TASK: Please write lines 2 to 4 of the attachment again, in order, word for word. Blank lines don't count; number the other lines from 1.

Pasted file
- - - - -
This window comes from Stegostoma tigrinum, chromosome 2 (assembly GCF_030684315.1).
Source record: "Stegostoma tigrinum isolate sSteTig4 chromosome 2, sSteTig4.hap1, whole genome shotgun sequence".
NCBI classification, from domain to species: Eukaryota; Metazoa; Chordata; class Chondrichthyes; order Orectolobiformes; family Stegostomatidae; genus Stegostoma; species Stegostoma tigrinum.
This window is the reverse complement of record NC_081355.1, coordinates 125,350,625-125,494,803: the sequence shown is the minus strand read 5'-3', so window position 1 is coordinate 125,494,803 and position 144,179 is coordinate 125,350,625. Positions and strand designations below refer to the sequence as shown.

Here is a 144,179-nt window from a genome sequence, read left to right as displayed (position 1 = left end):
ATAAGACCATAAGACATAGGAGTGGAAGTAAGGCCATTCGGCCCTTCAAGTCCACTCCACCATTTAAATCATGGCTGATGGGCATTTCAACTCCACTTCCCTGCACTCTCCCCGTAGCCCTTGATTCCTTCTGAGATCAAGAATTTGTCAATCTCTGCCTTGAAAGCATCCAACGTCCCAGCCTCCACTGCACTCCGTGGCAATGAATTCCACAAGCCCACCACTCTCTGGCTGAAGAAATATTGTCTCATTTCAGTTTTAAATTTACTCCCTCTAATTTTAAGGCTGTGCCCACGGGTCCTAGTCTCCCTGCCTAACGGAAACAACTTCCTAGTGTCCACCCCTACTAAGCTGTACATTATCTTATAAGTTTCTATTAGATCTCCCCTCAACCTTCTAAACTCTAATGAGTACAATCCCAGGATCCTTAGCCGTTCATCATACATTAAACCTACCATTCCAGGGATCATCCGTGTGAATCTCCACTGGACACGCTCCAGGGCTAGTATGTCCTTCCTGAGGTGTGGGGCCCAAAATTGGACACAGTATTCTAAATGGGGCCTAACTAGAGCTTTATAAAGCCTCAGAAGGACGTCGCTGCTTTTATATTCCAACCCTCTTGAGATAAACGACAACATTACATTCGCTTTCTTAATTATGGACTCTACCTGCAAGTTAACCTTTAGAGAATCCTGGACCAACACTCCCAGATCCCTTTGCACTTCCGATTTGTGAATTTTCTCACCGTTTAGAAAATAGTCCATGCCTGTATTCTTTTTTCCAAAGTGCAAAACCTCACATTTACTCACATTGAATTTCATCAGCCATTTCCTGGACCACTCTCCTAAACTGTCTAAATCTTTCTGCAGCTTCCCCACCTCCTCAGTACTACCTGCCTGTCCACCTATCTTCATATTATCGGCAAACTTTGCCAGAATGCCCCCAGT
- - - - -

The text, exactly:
Source record: "Stegostoma tigrinum isolate sSteTig4 chromosome 2, sSteTig4.hap1, whole genome shotgun sequence".
NCBI classification, from domain to species: Eukaryota; Metazoa; Chordata; class Chondrichthyes; order Orectolobiformes; family Stegostomatidae; genus Stegostoma; species Stegostoma tigrinum.
This window is the reverse complement of record NC_081355.1, coordinates 125,350,625-125,494,803: the sequence shown is the minus strand read 5'-3', so window position 1 is coordinate 125,494,803 and position 144,179 is coordinate 125,350,625. Positions and strand designations below refer to the sequence as shown.